Wednesday, October 26, 2011

For Tessa Kravitz, Social is the Business

I must admit: it’s always great talking with someone who doesn’t think being business-savvy and social media inspired are incompatible. This is what you get when you have an extended conversation with Tessa Kravitz, one of the busiest people I know. It’s not just about building a large following she told me, but doing your best to consistently and engage that following, no matter the size.


From the Business Examiner to small business clients, her digital philosophy of “engage, empower and share” has its fans. Including me. While some are still unwilling to embrace and utilize popular platforms like Twitter and Facebook, Kravitz believes they are vital to thriving in the 21st Century Economy. As an entrepreneur, she looks at both sides of the coin, and tests every angle before making her judgment. This approach works well, and often wins over the social media skeptics.


You have a diverse group of business clients. How do you manage all of them online, and connect with a wide range of customers? 

Business visionary Teresa Kravitz
I use a few different tools to manage their online presence.  TweetDeck for Chrome is my favorite for managing Twitter from a computer (versus a phone), I like it because I can see all the mentions from the various accounts I manage in one column. On my phone I use Plume, which also gives me the mentions for multiple accounts in one column. For Facebook notifications I use Postling so I am instantly notified when someone posts and I can send the email to my contact when I need to get additional information to post. 

To find content I use Stumbleupon and also look over content that companies in their industry post and sometimes share that too.  I aim for 'informative and interesting' when I post, trying to keep the sales pitches to a minimum. We do use social media to showcase new items, sales, events, and anything else followers might want to know.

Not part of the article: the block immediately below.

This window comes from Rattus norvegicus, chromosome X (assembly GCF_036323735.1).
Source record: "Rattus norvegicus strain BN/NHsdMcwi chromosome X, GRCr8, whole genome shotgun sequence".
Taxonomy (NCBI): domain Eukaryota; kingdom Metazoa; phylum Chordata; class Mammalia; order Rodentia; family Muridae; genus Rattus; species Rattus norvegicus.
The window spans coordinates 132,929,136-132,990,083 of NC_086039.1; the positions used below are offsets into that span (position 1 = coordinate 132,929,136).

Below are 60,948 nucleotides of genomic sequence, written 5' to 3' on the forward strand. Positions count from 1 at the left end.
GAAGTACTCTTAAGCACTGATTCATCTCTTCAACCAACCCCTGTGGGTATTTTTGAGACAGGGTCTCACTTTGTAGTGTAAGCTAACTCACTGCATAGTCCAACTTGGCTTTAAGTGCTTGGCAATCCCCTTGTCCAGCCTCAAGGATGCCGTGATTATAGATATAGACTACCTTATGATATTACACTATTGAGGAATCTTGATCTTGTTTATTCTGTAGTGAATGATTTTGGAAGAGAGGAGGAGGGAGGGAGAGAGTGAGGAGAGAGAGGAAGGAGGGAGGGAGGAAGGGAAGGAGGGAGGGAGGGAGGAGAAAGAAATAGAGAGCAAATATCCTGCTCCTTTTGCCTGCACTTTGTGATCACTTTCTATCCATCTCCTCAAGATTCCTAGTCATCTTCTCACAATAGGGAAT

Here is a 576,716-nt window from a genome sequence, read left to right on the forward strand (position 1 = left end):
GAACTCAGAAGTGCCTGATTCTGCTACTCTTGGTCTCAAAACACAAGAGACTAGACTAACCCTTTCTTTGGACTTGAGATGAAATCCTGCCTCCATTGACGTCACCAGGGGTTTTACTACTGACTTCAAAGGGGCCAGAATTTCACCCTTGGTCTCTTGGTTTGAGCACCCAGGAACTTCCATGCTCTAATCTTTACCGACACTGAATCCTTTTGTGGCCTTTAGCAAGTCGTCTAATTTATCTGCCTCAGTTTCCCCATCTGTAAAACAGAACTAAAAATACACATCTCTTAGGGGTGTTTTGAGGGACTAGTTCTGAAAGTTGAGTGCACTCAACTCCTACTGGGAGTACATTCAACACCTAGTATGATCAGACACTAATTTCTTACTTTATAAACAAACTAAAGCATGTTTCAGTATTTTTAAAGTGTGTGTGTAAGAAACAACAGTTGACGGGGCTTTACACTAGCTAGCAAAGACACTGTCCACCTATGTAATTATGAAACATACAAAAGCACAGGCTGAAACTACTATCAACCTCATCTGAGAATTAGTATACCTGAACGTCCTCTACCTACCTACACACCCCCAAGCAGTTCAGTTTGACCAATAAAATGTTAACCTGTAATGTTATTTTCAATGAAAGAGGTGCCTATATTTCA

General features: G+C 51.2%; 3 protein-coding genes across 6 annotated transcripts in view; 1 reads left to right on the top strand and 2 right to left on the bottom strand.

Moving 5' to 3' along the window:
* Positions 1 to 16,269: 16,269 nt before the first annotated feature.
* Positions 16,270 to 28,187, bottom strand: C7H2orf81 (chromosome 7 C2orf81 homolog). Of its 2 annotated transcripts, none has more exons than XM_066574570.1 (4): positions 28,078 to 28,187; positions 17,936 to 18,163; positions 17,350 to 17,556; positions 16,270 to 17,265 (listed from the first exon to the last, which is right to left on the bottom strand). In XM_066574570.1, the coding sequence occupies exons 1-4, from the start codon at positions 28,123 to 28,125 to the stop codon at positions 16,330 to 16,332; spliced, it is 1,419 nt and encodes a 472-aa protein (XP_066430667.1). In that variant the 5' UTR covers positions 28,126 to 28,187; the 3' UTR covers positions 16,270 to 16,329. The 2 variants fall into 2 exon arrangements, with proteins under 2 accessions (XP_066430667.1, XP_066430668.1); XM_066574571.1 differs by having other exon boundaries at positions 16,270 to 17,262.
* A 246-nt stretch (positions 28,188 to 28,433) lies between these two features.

I also have a Google Alert set up to find mentions across the web and reply to those as needed.  Which sometimes brings me to random forums that are related to their industry. For Twitter, I use Bufferapp to space out tweets and not blast a lot out at once. I collaborate with clients, I maintain a shared google document so they can see what I have in store to post next, and so they can drop in ideas as well, but they usually just email things that come up for me to consider posting.

In terms of who I connect with, I use Northsocial to connect with new followers and rally the troops to get current followers excited. We launched a sweepstakes recently and grew the page from 3100 to 5000 in a week and saw increase in activity on posts and random questions and comments coming in to us. 

How were you able to convince companies that social media would benefit them?

For the most part, my clients have come to me, so there hasn't been much convincing.  A lot of that is because the Business Examiner has a pretty strong presence in the local business community so most of my clients came from those relationships.  

For people that are hesitant to get on Social Media I tell them that they could be missing referrals, opportunities to say thank you to kudos from customers, and ensure that any negative comments are dealt with... having an open channel for customers to connect with you is amazing!

Even having a small presence is better than nothing at all. For instance, having a presence but never saying anything... as long as you answer when people take the time to reach out to you, that would be a step in the right direction.  To me, refusing to put your company out there where customers can find you, just doesn't make sense... you're missing out on so much.

To get a better understanding of how she combines social media and commerce, follow her on her Twitter feed.

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